A ONE-TIME terror suspect says Muslim extremists need to be understood, not condemned.

Woolwich-born Usman Ali was released without charge six days after being arrested over suspected links to an al-Qaeda plot to bomb the Canadian Parliament.

Now, speaking out following his arrest on June 19, the 29-year-old says the "sensation of terror raids" is leading to innocent people being condemned.

He also hit out at the culture of blame where innocent Muslims are being tarred with the same brush as radicals.

Mr Ali said: "I've had people calling me Osama Bin Laden in the street, even though I had no involvement in the terror plot at all.

"There are Muslims out there with extreme views but people don't just become radicals overnight.

"It's a gradual process and we need a public forum for Muslims, particularly the youth, to discuss why they are feeling so strongly about things."

He added: "What needs to stop is this sensation of terror raids.

"If we condemn these extremists they will be so far away we won't be able to reach them. We need to understand their psyche in order to move forward."

Mr Ali's comments follow a new report about terrorism and Islamophobia by Professor Dominic Abrams from the University of Kent.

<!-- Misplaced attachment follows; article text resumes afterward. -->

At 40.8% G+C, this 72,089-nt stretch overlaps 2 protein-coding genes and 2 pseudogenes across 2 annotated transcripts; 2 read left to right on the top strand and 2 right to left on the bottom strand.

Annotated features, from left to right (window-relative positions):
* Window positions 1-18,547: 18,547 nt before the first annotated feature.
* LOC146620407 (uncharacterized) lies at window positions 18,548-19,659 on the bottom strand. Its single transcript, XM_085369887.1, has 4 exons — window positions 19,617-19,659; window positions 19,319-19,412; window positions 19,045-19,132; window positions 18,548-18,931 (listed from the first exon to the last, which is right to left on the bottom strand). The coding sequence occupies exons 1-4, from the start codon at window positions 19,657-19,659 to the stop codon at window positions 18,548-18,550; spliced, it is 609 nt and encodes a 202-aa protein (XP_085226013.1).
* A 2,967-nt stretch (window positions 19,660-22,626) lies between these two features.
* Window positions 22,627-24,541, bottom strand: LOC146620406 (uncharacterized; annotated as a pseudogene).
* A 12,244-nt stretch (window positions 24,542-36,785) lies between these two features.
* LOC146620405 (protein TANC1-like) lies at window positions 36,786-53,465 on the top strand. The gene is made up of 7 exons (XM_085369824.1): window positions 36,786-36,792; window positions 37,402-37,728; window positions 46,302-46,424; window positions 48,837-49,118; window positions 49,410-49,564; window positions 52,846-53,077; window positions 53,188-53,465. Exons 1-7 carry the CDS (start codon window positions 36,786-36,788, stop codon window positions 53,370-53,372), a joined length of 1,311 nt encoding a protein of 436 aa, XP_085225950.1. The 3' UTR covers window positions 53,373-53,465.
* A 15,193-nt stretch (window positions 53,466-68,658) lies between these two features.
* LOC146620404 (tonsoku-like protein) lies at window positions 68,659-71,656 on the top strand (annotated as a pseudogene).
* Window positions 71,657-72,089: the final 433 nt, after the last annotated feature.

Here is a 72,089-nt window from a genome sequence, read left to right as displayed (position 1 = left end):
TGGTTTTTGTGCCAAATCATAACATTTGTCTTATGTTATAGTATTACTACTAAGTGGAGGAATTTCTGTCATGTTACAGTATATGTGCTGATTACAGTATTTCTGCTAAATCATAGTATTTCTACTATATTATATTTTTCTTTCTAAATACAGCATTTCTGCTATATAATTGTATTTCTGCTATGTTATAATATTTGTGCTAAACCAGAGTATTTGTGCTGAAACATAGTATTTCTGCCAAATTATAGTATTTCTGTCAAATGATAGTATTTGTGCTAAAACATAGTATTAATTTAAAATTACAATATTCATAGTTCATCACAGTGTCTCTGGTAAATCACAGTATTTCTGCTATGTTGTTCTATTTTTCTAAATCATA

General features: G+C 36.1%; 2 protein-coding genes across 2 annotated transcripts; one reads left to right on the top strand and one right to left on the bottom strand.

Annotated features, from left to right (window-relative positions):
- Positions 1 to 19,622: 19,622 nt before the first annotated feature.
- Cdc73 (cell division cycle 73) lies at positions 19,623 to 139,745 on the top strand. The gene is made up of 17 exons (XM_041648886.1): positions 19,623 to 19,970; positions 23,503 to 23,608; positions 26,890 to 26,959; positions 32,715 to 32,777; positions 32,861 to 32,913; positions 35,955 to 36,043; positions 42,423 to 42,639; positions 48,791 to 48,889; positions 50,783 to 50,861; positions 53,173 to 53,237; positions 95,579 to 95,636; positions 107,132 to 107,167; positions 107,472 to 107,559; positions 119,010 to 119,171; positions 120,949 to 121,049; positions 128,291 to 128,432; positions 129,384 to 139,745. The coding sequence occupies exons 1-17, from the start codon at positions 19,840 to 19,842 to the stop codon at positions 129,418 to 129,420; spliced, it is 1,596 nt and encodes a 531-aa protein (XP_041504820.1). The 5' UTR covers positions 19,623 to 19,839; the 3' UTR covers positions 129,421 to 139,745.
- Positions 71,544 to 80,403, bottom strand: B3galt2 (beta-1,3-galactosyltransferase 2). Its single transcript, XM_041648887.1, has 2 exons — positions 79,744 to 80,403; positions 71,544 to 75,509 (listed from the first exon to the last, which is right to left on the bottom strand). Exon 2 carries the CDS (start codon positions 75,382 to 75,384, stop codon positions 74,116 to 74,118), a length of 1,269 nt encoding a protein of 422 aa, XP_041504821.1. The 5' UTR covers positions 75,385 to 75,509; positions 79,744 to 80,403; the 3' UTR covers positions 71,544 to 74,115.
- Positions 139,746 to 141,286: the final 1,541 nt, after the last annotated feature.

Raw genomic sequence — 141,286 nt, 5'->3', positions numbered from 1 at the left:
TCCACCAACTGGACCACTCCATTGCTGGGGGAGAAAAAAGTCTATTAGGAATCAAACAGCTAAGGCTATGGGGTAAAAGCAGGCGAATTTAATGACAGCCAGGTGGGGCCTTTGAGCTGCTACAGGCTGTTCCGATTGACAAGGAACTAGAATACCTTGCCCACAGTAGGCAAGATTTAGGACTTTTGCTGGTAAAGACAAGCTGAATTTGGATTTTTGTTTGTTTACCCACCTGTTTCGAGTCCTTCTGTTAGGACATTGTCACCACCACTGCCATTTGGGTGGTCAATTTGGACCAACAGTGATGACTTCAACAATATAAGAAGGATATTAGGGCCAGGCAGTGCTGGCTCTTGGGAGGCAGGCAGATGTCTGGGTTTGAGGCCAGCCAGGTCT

Last month he undertook a national survey of 1,100 which found terrorist acts have increased suspicion and fear of non-Muslims towards Muslims.

The study, of which 10 per cent of those questioned were from London, found 22 per cent of non-Muslim people harboured negative feelings towards Muslims.

But social psychologist Prof Abrams says the research also showed people think the Muslim community has a key role to play in preventing further acts of terror.

He said: "Our research also found people who know Muslim people are less likely to be fearful of them.

"Fighting terrorism is not just about dragging the police in.

"Fifty-seven per cent of people believe the prevention of terrorism can be achieved through the integration of different communities and understanding of the Muslim community."